Fellowship 2: Mount Stewart Gardens and Lady Londonderry’s planting scheme
This 8-week fellowship will focus on the planting history at Mount Stewart in Northern Ireland, one of Europe’s most important and influential gardens. Famed around the world for their grandeur and bold planting, the garden’s uniqueness is a legacy of their creator, Edith, Lady Londonderry. This fellow will research Lady Edith’s Garden Books and Diaries to investigate and document the historical planting scheme.
When Edith, Lady Londonderry moved to Mount Stewart permanently with her husband Viscount Castlereagh, the 7th Marquess of Londonderry, after the First World War, she immediately set about transforming the gardens.Previously, the gardens had been plain lawns with large decorative pots. Lady Londonderry added the Shamrock Garden, the Sunken Garden, increased the size of the lake, added a Spanish Garden, the Italian Garden, the Dodo Terrace, and the Menagerie among other areas. The mild climate of Strangford Lough allowed for an astonishing level of planting experimentation and the result was an exceptional expression of Lady Edith’s love of bold colors and garden design talent. The formal areas of the garden exude a strong Mediterranean feel and resemble an Italian villa landscape; the wooded areas support a range of plants from all corners of the world, ensuring something to see whatever the season.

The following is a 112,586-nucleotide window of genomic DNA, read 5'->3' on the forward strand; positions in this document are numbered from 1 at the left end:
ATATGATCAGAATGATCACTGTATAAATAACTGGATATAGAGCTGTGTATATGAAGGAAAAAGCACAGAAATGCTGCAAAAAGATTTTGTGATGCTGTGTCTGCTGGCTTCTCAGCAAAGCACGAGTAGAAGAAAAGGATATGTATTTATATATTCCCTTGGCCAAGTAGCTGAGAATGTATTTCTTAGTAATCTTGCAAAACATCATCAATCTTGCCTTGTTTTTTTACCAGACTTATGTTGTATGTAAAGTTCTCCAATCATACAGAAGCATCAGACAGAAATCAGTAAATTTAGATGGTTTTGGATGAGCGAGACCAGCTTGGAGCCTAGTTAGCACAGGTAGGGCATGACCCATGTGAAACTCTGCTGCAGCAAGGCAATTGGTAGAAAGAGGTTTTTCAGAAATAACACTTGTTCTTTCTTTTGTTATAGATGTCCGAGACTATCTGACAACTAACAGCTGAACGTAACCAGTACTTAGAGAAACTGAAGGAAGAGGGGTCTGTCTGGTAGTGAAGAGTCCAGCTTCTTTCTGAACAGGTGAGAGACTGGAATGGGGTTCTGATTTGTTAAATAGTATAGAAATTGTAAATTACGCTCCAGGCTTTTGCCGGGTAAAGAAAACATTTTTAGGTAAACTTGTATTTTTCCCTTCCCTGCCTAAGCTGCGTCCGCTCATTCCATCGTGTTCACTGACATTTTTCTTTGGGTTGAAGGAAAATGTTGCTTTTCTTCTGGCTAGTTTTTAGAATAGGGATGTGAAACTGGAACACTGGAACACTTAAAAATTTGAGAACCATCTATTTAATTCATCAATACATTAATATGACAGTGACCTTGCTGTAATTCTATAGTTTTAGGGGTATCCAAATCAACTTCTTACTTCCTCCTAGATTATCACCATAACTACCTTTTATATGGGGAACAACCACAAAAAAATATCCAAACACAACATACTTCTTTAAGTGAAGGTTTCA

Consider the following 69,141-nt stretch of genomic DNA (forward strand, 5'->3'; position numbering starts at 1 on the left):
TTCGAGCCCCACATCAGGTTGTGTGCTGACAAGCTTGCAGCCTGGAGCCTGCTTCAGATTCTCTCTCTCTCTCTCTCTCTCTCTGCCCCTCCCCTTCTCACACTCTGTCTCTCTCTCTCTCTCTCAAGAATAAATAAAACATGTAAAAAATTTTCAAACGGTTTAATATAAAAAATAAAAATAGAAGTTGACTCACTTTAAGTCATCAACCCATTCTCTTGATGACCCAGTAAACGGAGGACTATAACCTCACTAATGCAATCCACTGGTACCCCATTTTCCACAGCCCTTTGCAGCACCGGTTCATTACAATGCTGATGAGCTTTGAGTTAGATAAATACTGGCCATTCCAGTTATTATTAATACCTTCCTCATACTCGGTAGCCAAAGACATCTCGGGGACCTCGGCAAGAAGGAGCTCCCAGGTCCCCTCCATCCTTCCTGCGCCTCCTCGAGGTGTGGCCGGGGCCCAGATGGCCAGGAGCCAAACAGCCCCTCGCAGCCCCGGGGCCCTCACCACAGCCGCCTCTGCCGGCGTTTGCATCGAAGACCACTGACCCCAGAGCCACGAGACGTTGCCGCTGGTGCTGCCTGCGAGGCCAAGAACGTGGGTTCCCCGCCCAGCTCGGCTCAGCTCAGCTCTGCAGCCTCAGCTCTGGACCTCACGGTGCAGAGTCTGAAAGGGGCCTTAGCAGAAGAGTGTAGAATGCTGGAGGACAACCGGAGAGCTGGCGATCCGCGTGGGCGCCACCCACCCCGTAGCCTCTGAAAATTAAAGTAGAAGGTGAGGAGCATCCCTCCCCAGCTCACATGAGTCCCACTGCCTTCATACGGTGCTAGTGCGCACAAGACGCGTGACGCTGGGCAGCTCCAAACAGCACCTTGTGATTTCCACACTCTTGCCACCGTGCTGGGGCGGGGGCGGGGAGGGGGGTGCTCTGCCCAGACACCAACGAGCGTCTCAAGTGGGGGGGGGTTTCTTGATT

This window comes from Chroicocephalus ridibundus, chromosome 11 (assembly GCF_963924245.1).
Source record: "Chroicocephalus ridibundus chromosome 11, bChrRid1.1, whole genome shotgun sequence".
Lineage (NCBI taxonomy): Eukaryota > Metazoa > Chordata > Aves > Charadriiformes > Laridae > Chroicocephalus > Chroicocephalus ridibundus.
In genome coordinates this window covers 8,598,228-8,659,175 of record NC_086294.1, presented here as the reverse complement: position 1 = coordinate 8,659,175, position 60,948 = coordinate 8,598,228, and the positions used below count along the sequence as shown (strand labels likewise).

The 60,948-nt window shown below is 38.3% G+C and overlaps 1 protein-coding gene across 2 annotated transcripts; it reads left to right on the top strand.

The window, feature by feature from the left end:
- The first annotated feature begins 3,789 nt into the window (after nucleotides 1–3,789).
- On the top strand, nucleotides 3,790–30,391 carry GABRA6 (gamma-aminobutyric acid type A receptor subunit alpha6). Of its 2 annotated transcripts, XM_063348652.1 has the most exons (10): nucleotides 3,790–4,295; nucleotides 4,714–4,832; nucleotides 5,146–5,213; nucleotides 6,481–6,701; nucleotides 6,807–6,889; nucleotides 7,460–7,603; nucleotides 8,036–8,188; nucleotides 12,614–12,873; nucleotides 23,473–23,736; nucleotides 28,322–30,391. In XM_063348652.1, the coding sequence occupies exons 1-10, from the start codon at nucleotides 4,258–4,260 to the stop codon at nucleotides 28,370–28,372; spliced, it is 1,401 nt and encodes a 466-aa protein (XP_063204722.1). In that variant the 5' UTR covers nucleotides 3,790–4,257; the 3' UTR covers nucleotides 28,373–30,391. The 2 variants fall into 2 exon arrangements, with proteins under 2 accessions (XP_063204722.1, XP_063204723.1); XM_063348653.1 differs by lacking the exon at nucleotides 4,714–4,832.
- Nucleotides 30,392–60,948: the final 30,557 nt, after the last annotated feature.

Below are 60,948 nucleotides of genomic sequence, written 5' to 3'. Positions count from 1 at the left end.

The goal of the fellowship project is to research Lady Edith’s garden diaries from 1930 until 1957-when she gave the gardens to the National Trust-noting the historical planting scheme and which plants were associated with each area. The resulting report will inform the current renovations to the gardens. The fellow will also investigate how Lady Edith rationalized the design of the garden in the face of diminishing labor and post-war austerity at Mount Stewart.
- Research Lady Londonderry’s Garden Books and Diaries from 1930 to 1956 and investigate family photographs and early films of the garden
- Develop a report for each year recording which plants were associated with each garden area at Mount Stewart. This report will follow the report format from the diary research already completed (from 1924 to 1930)
- Write a report focusing on Lady Londonderry’s garden management during and post World War II, considering factors such as diminishing labor, rising costs, unavailability of materials etc.
- Present the findings to NT management and conservation team
- Work on ongoing NT projects including identifying unidentified plants in our collection.
- Send a detailed written report about the project and fellowship experience to the Royal Oak Foundation no later than mid-September
Final report by Stephanie Bryan